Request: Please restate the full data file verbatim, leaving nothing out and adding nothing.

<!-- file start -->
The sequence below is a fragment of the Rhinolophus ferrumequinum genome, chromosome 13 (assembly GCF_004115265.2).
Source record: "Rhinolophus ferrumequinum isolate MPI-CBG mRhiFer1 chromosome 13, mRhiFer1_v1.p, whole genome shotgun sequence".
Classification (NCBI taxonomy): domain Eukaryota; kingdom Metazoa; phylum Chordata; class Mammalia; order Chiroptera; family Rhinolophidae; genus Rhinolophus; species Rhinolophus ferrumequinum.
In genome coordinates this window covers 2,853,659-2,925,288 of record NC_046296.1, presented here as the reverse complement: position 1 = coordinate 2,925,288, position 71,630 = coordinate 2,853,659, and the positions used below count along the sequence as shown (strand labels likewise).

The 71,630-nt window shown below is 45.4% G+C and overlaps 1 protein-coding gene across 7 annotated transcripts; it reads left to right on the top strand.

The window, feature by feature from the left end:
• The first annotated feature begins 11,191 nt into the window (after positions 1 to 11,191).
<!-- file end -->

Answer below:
The sequence below is a fragment of the Rhinolophus ferrumequinum genome, chromosome 13 (assembly GCF_004115265.2).
Source record: "Rhinolophus ferrumequinum isolate MPI-CBG mRhiFer1 chromosome 13, mRhiFer1_v1.p, whole genome shotgun sequence".
Classification (NCBI taxonomy): domain Eukaryota; kingdom Metazoa; phylum Chordata; class Mammalia; order Chiroptera; family Rhinolophidae; genus Rhinolophus; species Rhinolophus ferrumequinum.
In genome coordinates this window covers 2,853,659-2,925,288 of record NC_046296.1, presented here as the reverse complement: position 1 = coordinate 2,925,288, position 71,630 = coordinate 2,853,659, and the positions used below count along the sequence as shown (strand labels likewise).

The 71,630-nt window shown below is 45.4% G+C and overlaps 1 protein-coding gene across 7 annotated transcripts; it reads left to right on the top strand.

The window, feature by feature from the left end:
• The first annotated feature begins 11,191 nt into the window (after positions 1 to 11,191).